Left and Right – why does it matter?

July 27, 2016 12:50 - 2:05 pm


Although our body is made up of mirror image halves and symmetric, internal organs display L-R (left and right) asymmetry. More strikingly, at the molecular level, we are totally L-R asymmetric, that is, DNA/RNA and proteins are made up of only D-(deoxy)ribose and L-amino acids, respectively (D: right, and L: left). All living organisms on Earth use the same invariant handedness. This so-called homochirality of biological world enhances the mystery of the origin of life on Earth 4 billion years ago. Further, chirality (L-R handedness) is important in pharmaceutical, agricultural and food industries, as biological effects of compounds often depend on the chirality. I shall present our attempt to understand the generation, transfer and amplification of chirality in biological as well as non-biological systems. We have been studying chiromorphology with a view to linking the microscopic and macroscopic domains through chirality.

In the biological field, we have been studying the coiling of the gastropods Lymnaea stagnalis, which is dictated by a still unidentified maternally-functioned single gene locus. We could create healthy fertile mirror-image snails by mechanical manipulation of the embryos at the very early developmental stage, and showed that the chiral blastomere arrangement at this stage dictates the Nodal signaling pathway, the pathway operating in the vertebrates as well.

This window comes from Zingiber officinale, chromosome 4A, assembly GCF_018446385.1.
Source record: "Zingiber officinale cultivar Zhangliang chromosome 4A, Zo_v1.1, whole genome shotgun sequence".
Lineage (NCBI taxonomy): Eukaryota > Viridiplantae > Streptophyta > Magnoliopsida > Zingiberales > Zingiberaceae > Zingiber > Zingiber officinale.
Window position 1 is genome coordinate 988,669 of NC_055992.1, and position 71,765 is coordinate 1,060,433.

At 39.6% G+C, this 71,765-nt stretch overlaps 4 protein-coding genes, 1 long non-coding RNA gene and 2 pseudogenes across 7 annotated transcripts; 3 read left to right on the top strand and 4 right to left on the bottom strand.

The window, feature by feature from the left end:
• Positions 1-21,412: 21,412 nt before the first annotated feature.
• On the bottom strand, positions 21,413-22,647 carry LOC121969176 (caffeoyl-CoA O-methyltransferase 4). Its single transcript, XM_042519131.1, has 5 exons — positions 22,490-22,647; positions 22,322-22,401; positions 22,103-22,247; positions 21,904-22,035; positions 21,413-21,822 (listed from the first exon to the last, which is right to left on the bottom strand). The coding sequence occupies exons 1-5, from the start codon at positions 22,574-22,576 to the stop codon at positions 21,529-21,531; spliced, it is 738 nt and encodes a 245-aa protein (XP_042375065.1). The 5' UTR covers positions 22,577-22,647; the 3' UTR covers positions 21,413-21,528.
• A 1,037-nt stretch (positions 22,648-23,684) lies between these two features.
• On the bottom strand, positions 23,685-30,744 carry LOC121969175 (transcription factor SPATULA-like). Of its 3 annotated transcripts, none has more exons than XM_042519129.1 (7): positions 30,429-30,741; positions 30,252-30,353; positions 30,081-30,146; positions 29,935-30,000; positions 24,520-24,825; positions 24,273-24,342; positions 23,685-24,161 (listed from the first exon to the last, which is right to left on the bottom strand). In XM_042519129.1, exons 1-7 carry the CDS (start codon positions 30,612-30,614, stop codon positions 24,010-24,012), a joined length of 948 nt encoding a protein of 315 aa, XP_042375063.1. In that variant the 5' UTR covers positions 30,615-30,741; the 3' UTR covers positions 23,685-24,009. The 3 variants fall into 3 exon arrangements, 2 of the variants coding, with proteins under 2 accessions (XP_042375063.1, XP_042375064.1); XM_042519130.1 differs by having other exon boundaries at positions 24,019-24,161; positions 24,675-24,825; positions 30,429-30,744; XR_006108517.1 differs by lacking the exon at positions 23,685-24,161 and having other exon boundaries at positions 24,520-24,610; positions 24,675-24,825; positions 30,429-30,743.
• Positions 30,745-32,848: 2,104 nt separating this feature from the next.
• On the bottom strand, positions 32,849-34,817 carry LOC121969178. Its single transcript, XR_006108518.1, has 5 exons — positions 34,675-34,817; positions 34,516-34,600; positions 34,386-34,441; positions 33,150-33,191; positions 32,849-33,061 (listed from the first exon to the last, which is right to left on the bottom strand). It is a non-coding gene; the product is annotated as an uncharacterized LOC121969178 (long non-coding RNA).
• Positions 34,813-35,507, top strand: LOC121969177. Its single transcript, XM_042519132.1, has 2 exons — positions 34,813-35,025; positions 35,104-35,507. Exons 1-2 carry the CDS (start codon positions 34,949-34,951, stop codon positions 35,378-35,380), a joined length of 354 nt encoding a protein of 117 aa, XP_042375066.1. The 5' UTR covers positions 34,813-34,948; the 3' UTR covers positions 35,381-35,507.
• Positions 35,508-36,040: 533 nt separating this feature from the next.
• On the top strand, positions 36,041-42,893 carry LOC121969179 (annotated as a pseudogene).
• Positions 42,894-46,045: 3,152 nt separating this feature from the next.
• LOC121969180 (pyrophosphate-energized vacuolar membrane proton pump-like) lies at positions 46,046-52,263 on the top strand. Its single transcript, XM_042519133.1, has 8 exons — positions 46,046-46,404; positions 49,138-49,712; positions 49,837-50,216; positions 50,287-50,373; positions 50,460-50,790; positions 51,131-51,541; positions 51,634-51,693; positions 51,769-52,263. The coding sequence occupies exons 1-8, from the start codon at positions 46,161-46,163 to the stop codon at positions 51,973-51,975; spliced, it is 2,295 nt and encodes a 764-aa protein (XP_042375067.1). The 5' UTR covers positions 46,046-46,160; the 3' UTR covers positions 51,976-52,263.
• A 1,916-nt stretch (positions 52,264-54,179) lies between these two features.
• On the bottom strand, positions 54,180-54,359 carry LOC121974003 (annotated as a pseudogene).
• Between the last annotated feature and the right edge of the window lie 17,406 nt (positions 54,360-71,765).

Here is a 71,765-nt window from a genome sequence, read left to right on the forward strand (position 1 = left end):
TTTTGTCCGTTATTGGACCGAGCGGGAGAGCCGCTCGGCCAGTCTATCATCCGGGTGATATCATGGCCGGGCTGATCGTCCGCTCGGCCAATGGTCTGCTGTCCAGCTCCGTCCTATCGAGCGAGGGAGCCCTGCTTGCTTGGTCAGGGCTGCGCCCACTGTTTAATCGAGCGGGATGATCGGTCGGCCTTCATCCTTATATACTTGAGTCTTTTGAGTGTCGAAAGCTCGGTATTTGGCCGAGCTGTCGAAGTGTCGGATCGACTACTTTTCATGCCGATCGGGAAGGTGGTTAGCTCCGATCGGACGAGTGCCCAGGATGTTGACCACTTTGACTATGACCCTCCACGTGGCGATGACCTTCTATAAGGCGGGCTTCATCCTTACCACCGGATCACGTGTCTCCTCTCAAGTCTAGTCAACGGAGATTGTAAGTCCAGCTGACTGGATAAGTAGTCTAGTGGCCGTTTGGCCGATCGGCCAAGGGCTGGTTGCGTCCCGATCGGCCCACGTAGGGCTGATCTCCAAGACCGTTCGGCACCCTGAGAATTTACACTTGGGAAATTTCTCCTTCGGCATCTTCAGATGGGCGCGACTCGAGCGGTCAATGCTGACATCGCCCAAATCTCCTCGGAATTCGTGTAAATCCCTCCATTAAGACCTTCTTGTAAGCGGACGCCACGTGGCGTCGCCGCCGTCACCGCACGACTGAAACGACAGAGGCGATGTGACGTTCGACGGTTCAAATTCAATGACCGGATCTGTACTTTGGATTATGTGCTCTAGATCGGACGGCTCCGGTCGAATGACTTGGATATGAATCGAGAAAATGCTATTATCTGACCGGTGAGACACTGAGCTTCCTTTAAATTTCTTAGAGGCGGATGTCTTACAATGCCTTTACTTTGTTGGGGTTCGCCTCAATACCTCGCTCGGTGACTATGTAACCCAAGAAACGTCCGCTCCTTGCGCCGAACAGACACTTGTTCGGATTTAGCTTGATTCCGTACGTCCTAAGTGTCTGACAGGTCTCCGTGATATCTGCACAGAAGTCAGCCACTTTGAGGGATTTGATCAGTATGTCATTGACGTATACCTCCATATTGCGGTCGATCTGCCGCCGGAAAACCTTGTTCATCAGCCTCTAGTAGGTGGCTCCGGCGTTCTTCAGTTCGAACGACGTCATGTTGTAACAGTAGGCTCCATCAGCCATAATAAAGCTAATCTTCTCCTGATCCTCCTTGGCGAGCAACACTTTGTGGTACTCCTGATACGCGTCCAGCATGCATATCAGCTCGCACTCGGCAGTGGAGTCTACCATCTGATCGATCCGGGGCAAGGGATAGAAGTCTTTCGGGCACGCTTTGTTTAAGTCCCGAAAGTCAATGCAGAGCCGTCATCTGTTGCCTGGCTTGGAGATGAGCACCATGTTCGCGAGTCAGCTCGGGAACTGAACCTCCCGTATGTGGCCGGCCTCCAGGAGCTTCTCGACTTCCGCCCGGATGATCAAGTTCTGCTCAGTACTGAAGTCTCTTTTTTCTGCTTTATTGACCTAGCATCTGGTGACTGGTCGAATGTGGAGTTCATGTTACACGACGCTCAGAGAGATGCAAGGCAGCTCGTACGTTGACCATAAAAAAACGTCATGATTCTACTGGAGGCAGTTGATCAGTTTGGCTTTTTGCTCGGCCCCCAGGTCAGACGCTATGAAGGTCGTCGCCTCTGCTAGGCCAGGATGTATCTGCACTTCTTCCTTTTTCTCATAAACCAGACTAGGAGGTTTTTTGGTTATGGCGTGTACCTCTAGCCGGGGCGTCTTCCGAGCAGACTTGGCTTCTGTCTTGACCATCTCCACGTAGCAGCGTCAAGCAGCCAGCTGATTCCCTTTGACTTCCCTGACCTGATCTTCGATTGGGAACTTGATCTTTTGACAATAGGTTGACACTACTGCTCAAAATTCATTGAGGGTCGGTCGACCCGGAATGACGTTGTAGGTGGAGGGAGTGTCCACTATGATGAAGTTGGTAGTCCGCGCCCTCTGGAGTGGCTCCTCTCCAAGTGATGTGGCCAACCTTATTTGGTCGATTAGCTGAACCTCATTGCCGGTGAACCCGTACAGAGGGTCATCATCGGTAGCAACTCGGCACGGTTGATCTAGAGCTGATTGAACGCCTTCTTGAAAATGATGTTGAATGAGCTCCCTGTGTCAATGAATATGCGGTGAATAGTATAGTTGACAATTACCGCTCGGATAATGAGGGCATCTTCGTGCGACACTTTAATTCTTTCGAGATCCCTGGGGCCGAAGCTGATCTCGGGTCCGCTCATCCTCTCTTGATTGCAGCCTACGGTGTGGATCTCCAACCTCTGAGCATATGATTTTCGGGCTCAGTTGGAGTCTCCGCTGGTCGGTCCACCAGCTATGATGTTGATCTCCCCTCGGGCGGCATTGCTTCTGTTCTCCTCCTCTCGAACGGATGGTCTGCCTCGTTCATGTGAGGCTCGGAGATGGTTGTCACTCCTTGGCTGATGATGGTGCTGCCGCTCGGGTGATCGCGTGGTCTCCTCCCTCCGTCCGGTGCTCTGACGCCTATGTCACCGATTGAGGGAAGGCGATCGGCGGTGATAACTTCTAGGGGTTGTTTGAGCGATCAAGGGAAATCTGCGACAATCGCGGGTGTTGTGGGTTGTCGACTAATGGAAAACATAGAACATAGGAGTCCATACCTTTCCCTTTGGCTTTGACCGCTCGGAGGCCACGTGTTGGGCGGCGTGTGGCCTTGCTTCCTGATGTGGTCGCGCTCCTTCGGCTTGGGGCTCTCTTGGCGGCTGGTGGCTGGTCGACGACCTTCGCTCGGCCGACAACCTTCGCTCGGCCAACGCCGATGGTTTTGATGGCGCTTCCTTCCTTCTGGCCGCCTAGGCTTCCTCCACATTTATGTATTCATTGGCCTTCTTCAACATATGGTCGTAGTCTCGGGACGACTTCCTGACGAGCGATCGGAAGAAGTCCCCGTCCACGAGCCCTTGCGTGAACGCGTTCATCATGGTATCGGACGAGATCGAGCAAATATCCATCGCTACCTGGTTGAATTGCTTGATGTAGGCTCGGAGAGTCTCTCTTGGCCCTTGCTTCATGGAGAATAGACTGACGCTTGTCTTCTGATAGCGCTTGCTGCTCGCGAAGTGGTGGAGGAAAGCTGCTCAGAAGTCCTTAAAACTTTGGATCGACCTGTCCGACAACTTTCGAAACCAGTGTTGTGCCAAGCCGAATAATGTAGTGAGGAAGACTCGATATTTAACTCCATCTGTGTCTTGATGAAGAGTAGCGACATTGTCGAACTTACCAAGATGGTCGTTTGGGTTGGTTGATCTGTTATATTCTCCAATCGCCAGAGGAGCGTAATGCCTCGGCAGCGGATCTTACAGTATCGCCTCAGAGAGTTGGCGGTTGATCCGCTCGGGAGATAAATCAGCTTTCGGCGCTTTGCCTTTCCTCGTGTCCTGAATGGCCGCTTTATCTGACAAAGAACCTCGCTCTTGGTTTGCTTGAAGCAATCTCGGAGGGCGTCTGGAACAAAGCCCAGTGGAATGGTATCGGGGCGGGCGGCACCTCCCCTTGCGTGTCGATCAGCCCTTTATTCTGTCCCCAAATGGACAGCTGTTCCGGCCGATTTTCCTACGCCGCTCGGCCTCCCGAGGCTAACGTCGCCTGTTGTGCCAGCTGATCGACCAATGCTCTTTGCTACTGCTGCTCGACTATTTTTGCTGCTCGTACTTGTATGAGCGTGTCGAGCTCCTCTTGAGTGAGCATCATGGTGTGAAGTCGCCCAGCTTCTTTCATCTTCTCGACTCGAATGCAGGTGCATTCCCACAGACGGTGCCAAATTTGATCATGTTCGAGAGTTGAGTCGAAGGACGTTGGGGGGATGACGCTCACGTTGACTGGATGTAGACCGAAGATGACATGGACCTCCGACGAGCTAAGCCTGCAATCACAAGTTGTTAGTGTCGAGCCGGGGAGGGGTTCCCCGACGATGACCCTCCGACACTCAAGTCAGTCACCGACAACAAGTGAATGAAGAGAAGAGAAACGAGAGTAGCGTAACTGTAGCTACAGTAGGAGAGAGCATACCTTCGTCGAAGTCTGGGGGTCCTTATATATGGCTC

In the non-biological field, we have been developing a new field of solid-state (not solution) chiral chemistry. In parallel, we have developed novel chiroptical spectrophotometers, UCS-1, -2 and -3, to study chirality of solid-state samples. With these, we studied e.g. aggregation process of peptides relevant to Alzheimer’s disease, and characteristics of inorganic and organic crystals.

Thus, chirality offers rich and exciting science.

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